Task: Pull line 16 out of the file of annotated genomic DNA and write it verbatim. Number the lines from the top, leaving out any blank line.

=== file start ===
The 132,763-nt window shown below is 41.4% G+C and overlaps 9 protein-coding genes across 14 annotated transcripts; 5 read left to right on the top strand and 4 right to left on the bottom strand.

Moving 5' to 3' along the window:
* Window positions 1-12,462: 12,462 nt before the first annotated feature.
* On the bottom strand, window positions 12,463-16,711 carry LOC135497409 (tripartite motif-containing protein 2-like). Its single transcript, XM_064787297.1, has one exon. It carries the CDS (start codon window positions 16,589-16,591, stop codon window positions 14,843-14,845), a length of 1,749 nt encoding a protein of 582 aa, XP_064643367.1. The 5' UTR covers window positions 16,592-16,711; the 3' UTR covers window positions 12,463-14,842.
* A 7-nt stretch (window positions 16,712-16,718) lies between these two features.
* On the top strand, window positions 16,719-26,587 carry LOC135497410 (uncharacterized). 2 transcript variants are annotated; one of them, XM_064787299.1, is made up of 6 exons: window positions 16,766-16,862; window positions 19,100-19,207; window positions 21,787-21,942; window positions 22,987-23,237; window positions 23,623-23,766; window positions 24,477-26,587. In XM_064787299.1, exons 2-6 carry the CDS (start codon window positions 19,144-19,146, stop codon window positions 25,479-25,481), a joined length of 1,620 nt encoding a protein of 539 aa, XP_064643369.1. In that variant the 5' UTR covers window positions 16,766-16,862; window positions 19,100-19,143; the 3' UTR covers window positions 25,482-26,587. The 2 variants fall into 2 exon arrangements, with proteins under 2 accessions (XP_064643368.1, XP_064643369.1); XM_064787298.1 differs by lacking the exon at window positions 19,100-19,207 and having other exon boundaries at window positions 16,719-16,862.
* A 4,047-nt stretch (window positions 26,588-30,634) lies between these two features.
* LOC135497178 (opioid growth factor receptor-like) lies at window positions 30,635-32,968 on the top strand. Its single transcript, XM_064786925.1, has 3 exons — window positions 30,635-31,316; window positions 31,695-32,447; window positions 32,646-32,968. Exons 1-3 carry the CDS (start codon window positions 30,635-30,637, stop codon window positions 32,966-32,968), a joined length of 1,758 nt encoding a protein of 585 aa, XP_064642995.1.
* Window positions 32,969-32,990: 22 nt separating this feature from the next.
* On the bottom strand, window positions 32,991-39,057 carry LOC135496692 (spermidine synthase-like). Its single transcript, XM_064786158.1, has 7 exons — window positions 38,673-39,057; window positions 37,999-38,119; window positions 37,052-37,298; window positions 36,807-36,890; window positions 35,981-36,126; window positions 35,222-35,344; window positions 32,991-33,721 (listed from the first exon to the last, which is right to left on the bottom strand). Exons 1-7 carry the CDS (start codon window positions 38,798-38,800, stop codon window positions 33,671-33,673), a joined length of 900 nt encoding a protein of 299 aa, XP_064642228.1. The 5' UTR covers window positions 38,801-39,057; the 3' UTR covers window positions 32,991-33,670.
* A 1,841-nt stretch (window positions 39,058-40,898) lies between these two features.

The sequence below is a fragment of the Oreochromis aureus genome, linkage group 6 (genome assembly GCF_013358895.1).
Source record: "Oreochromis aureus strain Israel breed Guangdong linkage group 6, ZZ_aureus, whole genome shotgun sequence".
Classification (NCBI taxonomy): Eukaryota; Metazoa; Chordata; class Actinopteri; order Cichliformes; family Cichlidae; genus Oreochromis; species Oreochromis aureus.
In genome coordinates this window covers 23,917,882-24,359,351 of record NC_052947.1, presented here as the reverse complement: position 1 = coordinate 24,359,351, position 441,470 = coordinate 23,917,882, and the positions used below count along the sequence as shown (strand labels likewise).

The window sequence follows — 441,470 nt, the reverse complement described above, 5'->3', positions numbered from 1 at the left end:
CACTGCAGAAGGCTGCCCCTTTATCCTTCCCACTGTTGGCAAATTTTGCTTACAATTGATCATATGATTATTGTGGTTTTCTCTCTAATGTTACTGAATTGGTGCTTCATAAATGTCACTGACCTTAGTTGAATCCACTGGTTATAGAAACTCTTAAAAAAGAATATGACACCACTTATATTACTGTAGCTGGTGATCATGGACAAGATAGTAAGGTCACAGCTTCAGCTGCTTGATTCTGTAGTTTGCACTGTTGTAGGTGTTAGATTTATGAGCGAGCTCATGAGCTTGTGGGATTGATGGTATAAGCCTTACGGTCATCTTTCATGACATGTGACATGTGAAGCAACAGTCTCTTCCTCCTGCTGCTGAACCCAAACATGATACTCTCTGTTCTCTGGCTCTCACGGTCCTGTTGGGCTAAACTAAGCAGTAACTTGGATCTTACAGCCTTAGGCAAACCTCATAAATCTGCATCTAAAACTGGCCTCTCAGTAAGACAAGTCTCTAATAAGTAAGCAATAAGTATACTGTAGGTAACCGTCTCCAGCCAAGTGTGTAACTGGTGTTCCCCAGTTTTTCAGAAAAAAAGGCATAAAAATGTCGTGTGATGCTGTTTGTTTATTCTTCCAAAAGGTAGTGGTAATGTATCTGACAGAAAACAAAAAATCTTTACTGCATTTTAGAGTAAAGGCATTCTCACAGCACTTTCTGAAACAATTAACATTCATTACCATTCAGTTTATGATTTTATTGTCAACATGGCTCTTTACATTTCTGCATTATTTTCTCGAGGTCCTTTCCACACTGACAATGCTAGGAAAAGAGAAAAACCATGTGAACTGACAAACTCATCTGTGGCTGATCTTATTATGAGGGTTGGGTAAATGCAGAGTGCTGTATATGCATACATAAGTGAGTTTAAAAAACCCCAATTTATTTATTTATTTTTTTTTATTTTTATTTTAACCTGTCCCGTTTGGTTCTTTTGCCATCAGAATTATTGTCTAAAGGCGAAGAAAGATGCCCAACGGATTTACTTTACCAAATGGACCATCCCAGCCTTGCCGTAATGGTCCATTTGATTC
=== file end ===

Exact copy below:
The window sequence follows — 441,470 nt, the reverse complement described above, 5'->3', positions numbered from 1 at the left end: